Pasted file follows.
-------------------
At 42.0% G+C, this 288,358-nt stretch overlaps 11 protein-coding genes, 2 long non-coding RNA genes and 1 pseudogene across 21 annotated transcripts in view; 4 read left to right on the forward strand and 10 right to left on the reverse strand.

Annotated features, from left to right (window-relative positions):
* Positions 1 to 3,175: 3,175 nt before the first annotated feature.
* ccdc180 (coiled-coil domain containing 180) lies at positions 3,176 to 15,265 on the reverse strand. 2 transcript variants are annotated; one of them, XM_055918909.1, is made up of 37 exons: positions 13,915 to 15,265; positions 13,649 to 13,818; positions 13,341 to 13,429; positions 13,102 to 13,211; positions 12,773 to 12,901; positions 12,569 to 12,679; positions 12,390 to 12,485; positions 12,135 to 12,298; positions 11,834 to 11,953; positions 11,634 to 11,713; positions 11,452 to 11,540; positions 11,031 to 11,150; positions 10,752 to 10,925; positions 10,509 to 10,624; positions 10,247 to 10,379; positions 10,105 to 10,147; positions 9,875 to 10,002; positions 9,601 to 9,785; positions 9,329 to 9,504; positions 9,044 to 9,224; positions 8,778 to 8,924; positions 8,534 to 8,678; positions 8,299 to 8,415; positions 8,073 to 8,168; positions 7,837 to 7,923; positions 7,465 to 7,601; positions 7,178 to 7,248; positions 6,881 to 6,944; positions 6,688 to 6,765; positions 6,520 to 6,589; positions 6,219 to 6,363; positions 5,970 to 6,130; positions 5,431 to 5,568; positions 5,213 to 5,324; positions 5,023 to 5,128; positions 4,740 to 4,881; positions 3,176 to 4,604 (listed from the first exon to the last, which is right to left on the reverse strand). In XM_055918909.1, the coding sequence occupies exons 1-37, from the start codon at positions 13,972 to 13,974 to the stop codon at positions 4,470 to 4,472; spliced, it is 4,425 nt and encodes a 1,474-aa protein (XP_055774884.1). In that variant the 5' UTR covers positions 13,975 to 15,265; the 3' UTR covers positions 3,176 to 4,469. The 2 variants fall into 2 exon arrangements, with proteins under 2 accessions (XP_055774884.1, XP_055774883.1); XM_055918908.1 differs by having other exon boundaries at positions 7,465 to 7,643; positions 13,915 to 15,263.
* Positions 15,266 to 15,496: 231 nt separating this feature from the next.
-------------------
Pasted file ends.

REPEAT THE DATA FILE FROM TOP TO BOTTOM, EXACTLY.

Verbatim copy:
At 42.0% G+C, this 288,358-nt stretch overlaps 11 protein-coding genes, 2 long non-coding RNA genes and 1 pseudogene across 21 annotated transcripts in view; 4 read left to right on the forward strand and 10 right to left on the reverse strand.

Annotated features, from left to right (window-relative positions):
* Positions 1 to 3,175: 3,175 nt before the first annotated feature.
* ccdc180 (coiled-coil domain containing 180) lies at positions 3,176 to 15,265 on the reverse strand. 2 transcript variants are annotated; one of them, XM_055918909.1, is made up of 37 exons: positions 13,915 to 15,265; positions 13,649 to 13,818; positions 13,341 to 13,429; positions 13,102 to 13,211; positions 12,773 to 12,901; positions 12,569 to 12,679; positions 12,390 to 12,485; positions 12,135 to 12,298; positions 11,834 to 11,953; positions 11,634 to 11,713; positions 11,452 to 11,540; positions 11,031 to 11,150; positions 10,752 to 10,925; positions 10,509 to 10,624; positions 10,247 to 10,379; positions 10,105 to 10,147; positions 9,875 to 10,002; positions 9,601 to 9,785; positions 9,329 to 9,504; positions 9,044 to 9,224; positions 8,778 to 8,924; positions 8,534 to 8,678; positions 8,299 to 8,415; positions 8,073 to 8,168; positions 7,837 to 7,923; positions 7,465 to 7,601; positions 7,178 to 7,248; positions 6,881 to 6,944; positions 6,688 to 6,765; positions 6,520 to 6,589; positions 6,219 to 6,363; positions 5,970 to 6,130; positions 5,431 to 5,568; positions 5,213 to 5,324; positions 5,023 to 5,128; positions 4,740 to 4,881; positions 3,176 to 4,604 (listed from the first exon to the last, which is right to left on the reverse strand). In XM_055918909.1, the coding sequence occupies exons 1-37, from the start codon at positions 13,972 to 13,974 to the stop codon at positions 4,470 to 4,472; spliced, it is 4,425 nt and encodes a 1,474-aa protein (XP_055774884.1). In that variant the 5' UTR covers positions 13,975 to 15,265; the 3' UTR covers positions 3,176 to 4,469. The 2 variants fall into 2 exon arrangements, with proteins under 2 accessions (XP_055774884.1, XP_055774883.1); XM_055918908.1 differs by having other exon boundaries at positions 7,465 to 7,643; positions 13,915 to 15,263.
* Positions 15,266 to 15,496: 231 nt separating this feature from the next.